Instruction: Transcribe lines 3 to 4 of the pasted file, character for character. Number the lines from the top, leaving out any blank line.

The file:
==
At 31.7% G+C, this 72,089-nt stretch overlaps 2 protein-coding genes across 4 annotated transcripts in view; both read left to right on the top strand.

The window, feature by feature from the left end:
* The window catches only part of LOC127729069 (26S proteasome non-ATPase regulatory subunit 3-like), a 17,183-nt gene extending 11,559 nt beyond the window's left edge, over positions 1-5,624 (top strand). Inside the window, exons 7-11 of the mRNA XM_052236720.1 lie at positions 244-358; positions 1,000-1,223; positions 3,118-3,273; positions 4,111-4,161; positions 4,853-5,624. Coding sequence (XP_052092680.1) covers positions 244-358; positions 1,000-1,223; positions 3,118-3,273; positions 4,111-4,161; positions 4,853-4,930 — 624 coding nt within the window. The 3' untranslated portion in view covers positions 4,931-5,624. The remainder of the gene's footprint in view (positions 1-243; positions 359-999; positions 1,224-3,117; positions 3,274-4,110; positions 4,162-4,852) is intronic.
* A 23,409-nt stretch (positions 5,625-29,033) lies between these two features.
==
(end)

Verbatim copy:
* The window catches only part of LOC127729069 (26S proteasome non-ATPase regulatory subunit 3-like), a 17,183-nt gene extending 11,559 nt beyond the window's left edge, over positions 1-5,624 (top strand). Inside the window, exons 7-11 of the mRNA XM_052236720.1 lie at positions 244-358; positions 1,000-1,223; positions 3,118-3,273; positions 4,111-4,161; positions 4,853-5,624. Coding sequence (XP_052092680.1) covers positions 244-358; positions 1,000-1,223; positions 3,118-3,273; positions 4,111-4,161; positions 4,853-4,930 — 624 coding nt within the window. The 3' untranslated portion in view covers positions 4,931-5,624. The remainder of the gene's footprint in view (positions 1-243; positions 359-999; positions 1,224-3,117; positions 3,274-4,110; positions 4,162-4,852) is intronic.
* A 23,409-nt stretch (positions 5,625-29,033) lies between these two features.